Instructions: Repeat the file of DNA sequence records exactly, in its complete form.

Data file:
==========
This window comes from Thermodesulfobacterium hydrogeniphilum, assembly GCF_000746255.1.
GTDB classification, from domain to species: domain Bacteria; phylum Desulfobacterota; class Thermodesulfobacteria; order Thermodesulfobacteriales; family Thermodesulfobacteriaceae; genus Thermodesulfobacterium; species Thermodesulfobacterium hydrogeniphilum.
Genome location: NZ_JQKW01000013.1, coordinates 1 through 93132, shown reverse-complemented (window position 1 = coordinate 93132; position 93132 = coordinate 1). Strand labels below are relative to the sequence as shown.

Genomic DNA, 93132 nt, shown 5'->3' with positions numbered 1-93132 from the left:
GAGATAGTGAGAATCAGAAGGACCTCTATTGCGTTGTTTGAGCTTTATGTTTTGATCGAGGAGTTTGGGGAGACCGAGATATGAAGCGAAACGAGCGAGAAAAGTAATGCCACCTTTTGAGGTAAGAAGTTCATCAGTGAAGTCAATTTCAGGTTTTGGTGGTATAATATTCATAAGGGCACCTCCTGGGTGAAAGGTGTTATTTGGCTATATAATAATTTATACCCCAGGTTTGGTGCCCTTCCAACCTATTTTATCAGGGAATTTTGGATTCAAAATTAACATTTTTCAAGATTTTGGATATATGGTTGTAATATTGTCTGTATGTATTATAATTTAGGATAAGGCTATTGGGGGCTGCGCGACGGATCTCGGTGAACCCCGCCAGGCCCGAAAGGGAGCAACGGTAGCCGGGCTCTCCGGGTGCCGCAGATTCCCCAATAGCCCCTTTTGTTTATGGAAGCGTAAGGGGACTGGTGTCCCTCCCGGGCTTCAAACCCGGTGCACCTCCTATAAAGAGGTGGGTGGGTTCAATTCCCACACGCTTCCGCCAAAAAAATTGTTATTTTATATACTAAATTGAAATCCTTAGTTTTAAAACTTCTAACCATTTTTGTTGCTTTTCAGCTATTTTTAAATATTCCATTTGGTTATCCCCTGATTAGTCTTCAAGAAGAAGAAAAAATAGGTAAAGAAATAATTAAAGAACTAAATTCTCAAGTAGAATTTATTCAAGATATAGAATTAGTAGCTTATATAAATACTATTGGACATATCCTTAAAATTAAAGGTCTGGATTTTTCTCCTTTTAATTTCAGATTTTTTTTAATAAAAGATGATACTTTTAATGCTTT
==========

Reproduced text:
This window comes from Thermodesulfobacterium hydrogeniphilum, assembly GCF_000746255.1.
GTDB classification, from domain to species: domain Bacteria; phylum Desulfobacterota; class Thermodesulfobacteria; order Thermodesulfobacteriales; family Thermodesulfobacteriaceae; genus Thermodesulfobacterium; species Thermodesulfobacterium hydrogeniphilum.
Genome location: NZ_JQKW01000013.1, coordinates 1 through 93132, shown reverse-complemented (window position 1 = coordinate 93132; position 93132 = coordinate 1). Strand labels below are relative to the sequence as shown.

Genomic DNA, 93132 nt, shown 5'->3' with positions numbered 1-93132 from the left:
GAGATAGTGAGAATCAGAAGGACCTCTATTGCGTTGTTTGAGCTTTATGTTTTGATCGAGGAGTTTGGGGAGACCGAGATATGAAGCGAAACGAGCGAGAAAAGTAATGCCACCTTTTGAGGTAAGAAGTTCATCAGTGAAGTCAATTTCAGGTTTTGGTGGTATAATATTCATAAGGGCACCTCCTGGGTGAAAGGTGTTATTTGGCTATATAATAATTTATACCCCAGGTTTGGTGCCCTTCCAACCTATTTTATCAGGGAATTTTGGATTCAAAATTAACATTTTTCAAGATTTTGGATATATGGTTGTAATATTGTCTGTATGTATTATAATTTAGGATAAGGCTATTGGGGGCTGCGCGACGGATCTCGGTGAACCCCGCCAGGCCCGAAAGGGAGCAACGGTAGCCGGGCTCTCCGGGTGCCGCAGATTCCCCAATAGCCCCTTTTGTTTATGGAAGCGTAAGGGGACTGGTGTCCCTCCCGGGCTTCAAACCCGGTGCACCTCCTATAAAGAGGTGGGTGGGTTCAATTCCCACACGCTTCCGCCAAAAAAATTGTTATTTTATATACTAAATTGAAATCCTTAGTTTTAAAACTTCTAACCATTTTTGTTGCTTTTCAGCTATTTTTAAATATTCCATTTGGTTATCCCCTGATTAGTCTTCAAGAAGAAGAAAAAATAGGTAAAGAAATAATTAAAGAACTAAATTCTCAAGTAGAATTTATTCAAGATATAGAATTAGTAGCTTATATAAATACTATTGGACATATCCTTAAAATTAAAGGTCTGGATTTTTCTCCTTTTAATTTCAGATTTTTTTTAATAAAAGATGATACTTTTAATGCTTT